Tuesday, October 20, 2009

An Ounce of Prevention is Worth a Pound of Cure Series: Sexual Harassment Math Quiz

Let’s take a quick crack at some math.  We are going to take a look at a figurative multifamily situation involving a community with 20 employees.  The property management company does not believe that training is necessary in order to help prevent sexual harassment claims.

As a result of that line of thinking someone makes what they think is an innocent statement towards another employee and then BOOM!!!!!!! A claim is filed with the property manager.  Are your pencils sharpened?  Good!  Let’s see how much this is going to cost our figurative multifamily company.

The first step they have to take is to hire a professional to investigate the situation.  Usually this is an entire business week that is charged back to the property management company. The typical cost is 40 hours X $100.00 per hour.  That’s $4000.00. After that the investigative company mandates that the entire staff take a day of offsite sexual harassment prevention training.  Pencil’s ready?  Let’s say the average pay per hour is $15.00 per hour.  So we need to calculate $15.00 X 8 hours X 20 employees.  Total cost to the company for that training day.  $2400.00

Now you need to factor in travel expenses, meals, textbook and materials, and of course the person you are paying to train your 20 team members.  That will add approximately another $1500.00.  The grand total for this sexual harassment claim----$7900.00.  Let’s not even go down the road if the alleged victim decides to take their claim to court and wins.

Now let’s theorize how much it would cost this company if they had instituted a preventive training program that had a sexual harassment prevention course that could be tracked and analyzed where the team members needed help on this subject.  For an LMS with a Sexual Harassment prevention course, it would cost a company as little as $35.00 per year per employee to take the course twice.  That’s approximately $700.00 a year to train the whole company.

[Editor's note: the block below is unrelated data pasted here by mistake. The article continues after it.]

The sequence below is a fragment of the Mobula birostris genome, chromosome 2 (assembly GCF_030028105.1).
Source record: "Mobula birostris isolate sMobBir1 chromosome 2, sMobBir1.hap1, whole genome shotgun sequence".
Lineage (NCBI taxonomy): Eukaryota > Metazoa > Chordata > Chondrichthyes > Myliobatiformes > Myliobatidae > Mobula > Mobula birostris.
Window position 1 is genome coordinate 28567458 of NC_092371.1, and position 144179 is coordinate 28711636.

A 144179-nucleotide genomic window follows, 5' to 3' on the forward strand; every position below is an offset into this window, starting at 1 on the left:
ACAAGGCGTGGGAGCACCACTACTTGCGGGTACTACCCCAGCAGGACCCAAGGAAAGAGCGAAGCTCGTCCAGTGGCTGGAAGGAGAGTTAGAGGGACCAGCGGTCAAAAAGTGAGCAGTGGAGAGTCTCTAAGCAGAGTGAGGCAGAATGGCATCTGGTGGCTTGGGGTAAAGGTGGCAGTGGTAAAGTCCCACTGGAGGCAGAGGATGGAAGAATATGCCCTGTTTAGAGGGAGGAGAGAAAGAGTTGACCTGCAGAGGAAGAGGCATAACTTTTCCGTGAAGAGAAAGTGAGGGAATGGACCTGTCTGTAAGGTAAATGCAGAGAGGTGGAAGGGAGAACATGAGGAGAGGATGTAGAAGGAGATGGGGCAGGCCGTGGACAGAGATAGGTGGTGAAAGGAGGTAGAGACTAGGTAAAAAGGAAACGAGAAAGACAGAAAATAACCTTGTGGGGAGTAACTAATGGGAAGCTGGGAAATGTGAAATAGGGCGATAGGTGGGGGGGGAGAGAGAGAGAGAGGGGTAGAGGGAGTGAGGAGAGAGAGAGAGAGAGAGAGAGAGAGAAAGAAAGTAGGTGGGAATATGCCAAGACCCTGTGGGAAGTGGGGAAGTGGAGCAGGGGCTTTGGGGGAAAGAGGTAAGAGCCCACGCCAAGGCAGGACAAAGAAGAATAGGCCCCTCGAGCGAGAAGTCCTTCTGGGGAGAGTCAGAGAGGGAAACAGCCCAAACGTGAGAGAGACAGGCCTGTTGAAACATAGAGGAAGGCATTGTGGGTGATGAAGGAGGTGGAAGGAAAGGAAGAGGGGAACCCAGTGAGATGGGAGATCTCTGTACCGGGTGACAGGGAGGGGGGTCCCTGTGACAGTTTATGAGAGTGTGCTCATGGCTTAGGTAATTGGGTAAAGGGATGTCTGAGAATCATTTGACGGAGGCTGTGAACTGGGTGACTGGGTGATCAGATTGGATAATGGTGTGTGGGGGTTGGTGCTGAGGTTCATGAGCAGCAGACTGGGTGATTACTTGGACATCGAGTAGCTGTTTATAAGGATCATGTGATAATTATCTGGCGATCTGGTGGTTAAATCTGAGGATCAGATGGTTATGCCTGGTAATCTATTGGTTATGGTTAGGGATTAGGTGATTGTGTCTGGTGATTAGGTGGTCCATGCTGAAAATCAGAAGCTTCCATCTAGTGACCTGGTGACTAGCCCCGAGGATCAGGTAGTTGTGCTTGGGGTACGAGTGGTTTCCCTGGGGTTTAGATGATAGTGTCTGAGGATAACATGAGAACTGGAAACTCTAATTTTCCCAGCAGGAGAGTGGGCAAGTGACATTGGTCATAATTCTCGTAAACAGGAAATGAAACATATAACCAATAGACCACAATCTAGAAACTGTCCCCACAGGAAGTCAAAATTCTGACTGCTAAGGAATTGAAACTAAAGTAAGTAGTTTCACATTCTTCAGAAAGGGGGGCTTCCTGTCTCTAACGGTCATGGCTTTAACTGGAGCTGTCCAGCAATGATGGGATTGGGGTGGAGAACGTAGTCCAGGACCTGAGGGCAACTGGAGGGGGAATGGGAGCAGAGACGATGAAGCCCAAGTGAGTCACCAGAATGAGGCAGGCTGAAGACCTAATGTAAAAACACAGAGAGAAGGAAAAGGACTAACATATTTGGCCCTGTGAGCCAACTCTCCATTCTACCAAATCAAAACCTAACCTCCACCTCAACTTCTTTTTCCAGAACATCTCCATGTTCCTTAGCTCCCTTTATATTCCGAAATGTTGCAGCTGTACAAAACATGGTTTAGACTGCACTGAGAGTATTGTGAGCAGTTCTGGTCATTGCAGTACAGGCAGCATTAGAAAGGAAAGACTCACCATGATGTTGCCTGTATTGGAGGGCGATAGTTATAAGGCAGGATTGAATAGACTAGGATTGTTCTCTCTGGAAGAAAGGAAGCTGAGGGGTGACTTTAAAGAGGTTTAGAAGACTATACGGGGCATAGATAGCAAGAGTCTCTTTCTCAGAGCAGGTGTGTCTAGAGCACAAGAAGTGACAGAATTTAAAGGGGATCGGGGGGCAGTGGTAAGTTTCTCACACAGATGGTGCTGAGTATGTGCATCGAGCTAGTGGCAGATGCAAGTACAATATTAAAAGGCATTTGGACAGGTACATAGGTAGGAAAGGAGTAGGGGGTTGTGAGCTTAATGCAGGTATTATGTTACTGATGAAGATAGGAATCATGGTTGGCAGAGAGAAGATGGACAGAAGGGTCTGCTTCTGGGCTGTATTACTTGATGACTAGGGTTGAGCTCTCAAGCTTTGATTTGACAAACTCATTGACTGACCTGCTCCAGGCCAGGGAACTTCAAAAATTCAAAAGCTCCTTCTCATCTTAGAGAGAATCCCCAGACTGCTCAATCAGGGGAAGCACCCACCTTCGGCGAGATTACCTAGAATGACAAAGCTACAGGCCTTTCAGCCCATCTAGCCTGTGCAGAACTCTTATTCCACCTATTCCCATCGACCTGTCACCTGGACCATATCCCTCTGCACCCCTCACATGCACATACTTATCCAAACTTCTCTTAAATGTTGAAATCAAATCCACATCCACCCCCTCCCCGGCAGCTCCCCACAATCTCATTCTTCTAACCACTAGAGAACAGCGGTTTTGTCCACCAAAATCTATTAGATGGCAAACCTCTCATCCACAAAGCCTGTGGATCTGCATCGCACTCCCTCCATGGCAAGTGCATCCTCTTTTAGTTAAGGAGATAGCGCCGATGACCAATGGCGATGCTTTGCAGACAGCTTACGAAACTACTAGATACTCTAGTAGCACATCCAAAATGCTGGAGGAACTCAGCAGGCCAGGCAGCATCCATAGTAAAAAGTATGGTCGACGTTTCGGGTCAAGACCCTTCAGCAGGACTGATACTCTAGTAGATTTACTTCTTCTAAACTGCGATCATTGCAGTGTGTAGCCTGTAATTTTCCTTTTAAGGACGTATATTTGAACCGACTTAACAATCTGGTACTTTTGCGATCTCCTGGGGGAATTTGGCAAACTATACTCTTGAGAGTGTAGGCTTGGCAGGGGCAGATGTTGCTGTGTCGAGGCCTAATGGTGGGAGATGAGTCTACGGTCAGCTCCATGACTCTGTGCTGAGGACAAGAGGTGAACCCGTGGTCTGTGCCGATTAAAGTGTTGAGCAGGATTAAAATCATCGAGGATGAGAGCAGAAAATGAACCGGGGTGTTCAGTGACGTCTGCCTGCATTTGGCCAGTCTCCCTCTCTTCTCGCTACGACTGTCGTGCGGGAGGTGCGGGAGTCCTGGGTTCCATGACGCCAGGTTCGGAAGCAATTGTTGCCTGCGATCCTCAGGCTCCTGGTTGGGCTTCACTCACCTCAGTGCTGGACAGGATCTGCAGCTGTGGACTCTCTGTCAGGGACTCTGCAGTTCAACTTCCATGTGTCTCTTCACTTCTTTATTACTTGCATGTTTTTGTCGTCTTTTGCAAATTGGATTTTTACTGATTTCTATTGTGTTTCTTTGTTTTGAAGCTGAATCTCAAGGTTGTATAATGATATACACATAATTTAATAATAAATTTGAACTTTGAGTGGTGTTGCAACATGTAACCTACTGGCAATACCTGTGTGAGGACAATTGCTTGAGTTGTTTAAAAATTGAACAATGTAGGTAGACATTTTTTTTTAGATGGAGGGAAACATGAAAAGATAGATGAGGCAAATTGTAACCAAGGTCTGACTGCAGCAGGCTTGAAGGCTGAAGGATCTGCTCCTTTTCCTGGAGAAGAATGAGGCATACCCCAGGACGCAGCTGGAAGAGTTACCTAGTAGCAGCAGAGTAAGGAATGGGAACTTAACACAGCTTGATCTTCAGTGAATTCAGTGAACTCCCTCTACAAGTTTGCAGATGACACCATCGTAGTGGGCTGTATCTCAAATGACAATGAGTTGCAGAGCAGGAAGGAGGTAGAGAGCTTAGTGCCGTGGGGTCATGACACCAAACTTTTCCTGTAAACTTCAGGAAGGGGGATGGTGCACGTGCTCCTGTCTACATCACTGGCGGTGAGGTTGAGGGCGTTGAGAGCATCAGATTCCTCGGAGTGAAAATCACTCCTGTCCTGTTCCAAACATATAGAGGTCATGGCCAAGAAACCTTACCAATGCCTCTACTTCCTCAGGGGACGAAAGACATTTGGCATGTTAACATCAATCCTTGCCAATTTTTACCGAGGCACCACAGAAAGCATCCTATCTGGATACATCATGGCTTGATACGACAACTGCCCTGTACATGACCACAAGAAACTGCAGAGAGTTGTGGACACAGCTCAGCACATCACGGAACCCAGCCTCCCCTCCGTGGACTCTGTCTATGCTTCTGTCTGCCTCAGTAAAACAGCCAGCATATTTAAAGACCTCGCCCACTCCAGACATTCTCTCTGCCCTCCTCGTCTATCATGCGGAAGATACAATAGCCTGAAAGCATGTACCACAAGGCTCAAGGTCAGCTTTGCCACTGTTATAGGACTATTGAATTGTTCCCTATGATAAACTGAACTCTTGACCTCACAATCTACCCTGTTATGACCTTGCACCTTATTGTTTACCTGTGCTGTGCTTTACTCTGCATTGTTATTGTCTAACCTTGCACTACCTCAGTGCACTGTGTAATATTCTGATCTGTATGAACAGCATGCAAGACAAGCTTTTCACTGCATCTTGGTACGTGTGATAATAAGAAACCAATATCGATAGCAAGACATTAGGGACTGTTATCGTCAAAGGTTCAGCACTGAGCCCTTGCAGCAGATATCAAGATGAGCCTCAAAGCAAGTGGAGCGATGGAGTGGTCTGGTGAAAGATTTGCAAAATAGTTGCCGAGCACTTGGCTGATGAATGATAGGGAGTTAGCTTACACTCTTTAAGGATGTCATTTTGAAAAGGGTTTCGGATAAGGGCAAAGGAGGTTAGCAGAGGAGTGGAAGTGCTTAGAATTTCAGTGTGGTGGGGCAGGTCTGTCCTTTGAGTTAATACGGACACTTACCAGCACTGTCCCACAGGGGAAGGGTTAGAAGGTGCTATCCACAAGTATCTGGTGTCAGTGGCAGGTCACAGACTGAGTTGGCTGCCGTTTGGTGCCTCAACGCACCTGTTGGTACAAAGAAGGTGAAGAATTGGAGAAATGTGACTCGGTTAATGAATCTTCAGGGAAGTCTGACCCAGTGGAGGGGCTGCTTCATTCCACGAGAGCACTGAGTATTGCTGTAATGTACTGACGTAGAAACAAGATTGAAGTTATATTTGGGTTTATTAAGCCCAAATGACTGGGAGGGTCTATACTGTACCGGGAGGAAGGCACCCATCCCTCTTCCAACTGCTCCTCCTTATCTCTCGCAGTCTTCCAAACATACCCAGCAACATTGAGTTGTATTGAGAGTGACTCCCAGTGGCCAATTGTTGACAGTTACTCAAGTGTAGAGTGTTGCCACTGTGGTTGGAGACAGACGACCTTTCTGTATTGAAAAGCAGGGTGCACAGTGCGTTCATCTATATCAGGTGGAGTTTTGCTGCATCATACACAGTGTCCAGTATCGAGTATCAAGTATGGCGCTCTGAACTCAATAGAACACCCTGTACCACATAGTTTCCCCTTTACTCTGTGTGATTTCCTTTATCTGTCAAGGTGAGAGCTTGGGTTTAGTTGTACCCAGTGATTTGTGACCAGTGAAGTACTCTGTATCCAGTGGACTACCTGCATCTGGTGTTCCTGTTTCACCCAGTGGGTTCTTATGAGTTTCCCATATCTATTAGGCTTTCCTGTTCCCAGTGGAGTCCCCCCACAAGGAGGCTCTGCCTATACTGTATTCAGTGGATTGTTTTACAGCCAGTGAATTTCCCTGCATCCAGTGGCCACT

I’ll let you do the math.

Written by Jonathan Saar. Average statistics provided by The Training Factor


  1. Were you watching The Office last night too? That episode was just on!

    It's amazing to me that people think you can avoid training employees on sensitive subjects. Everyone wants a harassment-free work experience, yet no one's willing to communicate what they find in/appropriate in the first place? Lines will surely be crossed. That's what happens when you don't clearly communicate your expectations for behavioural standards.

    Another thing about anti-harassment training: I've seen a lot of people treat it as a way to CYA. Viewing it in that light tends to make it significantly less effective, simply because it breeds the kind of thinking that "I don't really need this, I already know it, this is just something they need me to do to say that they offered training." A lot of diversity training fails for the same reasons. In reality, anti-harassment training exists to ensure that everyone can work without the added stress or worry of being subjected to That Guy (or That Girl) - it's not about suppressing free speech, it's about ensuring that we respect everyone's right to a workplace where they do not feel intimidated or unwelcome. And that means talking about a lot of things that some people take for granted.

    But as you've pointed out, we can't afford to take those kinds of things for granted. Even if the human cost of emotional damage to the victim isn't an issue, even if the damage to your company's reputation isn't an issue - those are some frighteningly high figures that any upper-level type should pay attention to!

  2. Thanks for visiting Sara! You have great insights into this subject. The emotional damage will be another subject for a future post. The training needs to be real, not just stats and laws. Real situations connect with us all and give us the lessons that are of the most value. I greatly appreciate your comments!